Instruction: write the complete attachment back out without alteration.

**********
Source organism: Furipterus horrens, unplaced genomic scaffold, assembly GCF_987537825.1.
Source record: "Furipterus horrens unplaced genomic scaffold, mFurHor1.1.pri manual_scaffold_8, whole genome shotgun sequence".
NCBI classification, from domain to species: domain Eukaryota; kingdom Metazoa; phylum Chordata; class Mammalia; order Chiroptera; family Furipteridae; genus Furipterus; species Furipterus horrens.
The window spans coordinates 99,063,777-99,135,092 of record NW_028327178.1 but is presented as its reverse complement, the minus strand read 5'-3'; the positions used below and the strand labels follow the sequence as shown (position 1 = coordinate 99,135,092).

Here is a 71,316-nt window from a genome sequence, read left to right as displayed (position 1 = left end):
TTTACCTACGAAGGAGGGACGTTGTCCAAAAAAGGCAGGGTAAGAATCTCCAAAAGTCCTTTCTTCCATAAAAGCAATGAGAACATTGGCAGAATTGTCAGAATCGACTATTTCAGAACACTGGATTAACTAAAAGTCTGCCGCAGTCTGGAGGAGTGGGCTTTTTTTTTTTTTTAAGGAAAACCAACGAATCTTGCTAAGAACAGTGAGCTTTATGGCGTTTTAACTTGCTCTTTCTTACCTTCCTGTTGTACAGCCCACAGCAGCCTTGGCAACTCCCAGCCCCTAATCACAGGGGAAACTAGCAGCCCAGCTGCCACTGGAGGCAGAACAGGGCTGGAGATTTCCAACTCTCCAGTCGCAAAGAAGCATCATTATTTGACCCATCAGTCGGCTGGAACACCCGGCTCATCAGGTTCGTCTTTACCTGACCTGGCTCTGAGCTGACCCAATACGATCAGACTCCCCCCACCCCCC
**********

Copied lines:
Source organism: Furipterus horrens, unplaced genomic scaffold, assembly GCF_987537825.1.
Source record: "Furipterus horrens unplaced genomic scaffold, mFurHor1.1.pri manual_scaffold_8, whole genome shotgun sequence".
NCBI classification, from domain to species: domain Eukaryota; kingdom Metazoa; phylum Chordata; class Mammalia; order Chiroptera; family Furipteridae; genus Furipterus; species Furipterus horrens.
The window spans coordinates 99,063,777-99,135,092 of record NW_028327178.1 but is presented as its reverse complement, the minus strand read 5'-3'; the positions used below and the strand labels follow the sequence as shown (position 1 = coordinate 99,135,092).

Here is a 71,316-nt window from a genome sequence, read left to right as displayed (position 1 = left end):
TTTACCTACGAAGGAGGGACGTTGTCCAAAAAAGGCAGGGTAAGAATCTCCAAAAGTCCTTTCTTCCATAAAAGCAATGAGAACATTGGCAGAATTGTCAGAATCGACTATTTCAGAACACTGGATTAACTAAAAGTCTGCCGCAGTCTGGAGGAGTGGGCTTTTTTTTTTTTTTAAGGAAAACCAACGAATCTTGCTAAGAACAGTGAGCTTTATGGCGTTTTAACTTGCTCTTTCTTACCTTCCTGTTGTACAGCCCACAGCAGCCTTGGCAACTCCCAGCCCCTAATCACAGGGGAAACTAGCAGCCCAGCTGCCACTGGAGGCAGAACAGGGCTGGAGATTTCCAACTCTCCAGTCGCAAAGAAGCATCATTATTTGACCCATCAGTCGGCTGGAACACCCGGCTCATCAGGTTCGTCTTTACCTGACCTGGCTCTGAGCTGACCCAATACGATCAGACTCCCCCCACCCCCC